It may be one of the ultimate academic challenges. Put students who have never worked on an engine, in charge of a project to convert a tractor engine to run on a green fuel.
A group of Middlebury College physics students are working on a 1948 Ford tractor. They spent their January term carrying on the work of predecessors in 2008. The goal back then was to convert the tractor engine to run on hydrogen. They eventually got the engine to sputter, but that was it. This year's goal is loftier.
"Our goal was to optimize it to run on propane, methane, hydrogen and really get it actually running as opposed to just turning over on hydrogen," said said Alex Clement, a senior in the class. "So if you can just easily convert an engine to run on hydrogen rather than gas its a big step to switching off of a petroleum based fuel."
An engine control unit was installed, similar to what NASCAR uses to modify the engine's timing. That was hooked up to a computer that helps track and manipulate the engine.
"Theoretically on gasoline this engine is supposed to run on 23 horsepower and so one of our main goals is to get the settings right so we can try to reach that with the alternate fuels," said Aden Forrow, a junior. "For hydrogen we have only reached 11 -- trying to get it higher so we can actually get enough horse power to do something useful with this tractor."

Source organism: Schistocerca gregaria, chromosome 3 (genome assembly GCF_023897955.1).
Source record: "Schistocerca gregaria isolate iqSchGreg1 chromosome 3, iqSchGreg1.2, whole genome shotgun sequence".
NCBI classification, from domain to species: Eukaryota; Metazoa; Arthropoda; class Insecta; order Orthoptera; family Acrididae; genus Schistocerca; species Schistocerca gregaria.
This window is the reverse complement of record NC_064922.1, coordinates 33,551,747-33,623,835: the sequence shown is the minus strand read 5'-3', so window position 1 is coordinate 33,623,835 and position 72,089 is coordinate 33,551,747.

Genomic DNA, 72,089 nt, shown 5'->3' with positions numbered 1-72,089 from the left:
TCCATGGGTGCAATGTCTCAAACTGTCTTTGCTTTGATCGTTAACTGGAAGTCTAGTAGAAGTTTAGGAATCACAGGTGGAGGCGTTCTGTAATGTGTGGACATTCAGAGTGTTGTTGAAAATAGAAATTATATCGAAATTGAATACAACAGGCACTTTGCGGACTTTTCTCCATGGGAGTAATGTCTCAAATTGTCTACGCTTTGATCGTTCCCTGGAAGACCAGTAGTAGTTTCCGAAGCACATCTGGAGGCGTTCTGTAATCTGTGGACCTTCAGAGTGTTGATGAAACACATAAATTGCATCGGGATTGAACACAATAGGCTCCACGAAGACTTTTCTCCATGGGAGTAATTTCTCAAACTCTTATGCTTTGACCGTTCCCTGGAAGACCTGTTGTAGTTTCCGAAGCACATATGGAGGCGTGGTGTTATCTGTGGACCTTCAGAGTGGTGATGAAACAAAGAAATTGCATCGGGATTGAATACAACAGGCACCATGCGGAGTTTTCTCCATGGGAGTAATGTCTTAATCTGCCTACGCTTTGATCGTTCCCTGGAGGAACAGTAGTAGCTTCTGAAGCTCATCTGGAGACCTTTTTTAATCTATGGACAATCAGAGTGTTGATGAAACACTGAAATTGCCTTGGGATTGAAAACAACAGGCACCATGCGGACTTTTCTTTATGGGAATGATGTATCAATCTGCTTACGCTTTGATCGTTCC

It might seem strange that Middlebury College, known for its liberal arts programs is sponsoring this engineering challenge. Until you meet the two men responsible. Dick Catlin and Mark Benz were roommates at Middlebury in the 1950's. Benz became interested in the idea of converting farm equipment to hydrogen and shared that with Catlin and the College.
"To me, the liberal arts gives the notion of what is good for society and the engineering math science gives the wherewithal to do something. If you put the two together, then you know what to do and you know how to do it," Benz said.
"This is not a project where we know the answers going in, so the students had to figure a lot of that out -- they got real time, real life experience," Catlin said.
In 2008, four students spent a semester with the tractor. Last year the project was continued, thanks to donated space from Dave Bishop with Champlain Valley Equipment. "They were very methodical about their process. It was interesting to watch because that is not their world -- motors. But they have a good theory of things," Bishop said. "It was interesting how our world and their world came together to get this thing to really -- it really does run nice."
And it sparks the imagination. Think of the savings on the farm, and beyond if hydrogen conversion engines were to be mainstream.
"One of these guys some day is going to come up with a brainstorm and we are going to figure out how to really use hydrogen. It's what's in the air, it's what's in the water, it is so abundant and its free," Bishop said.
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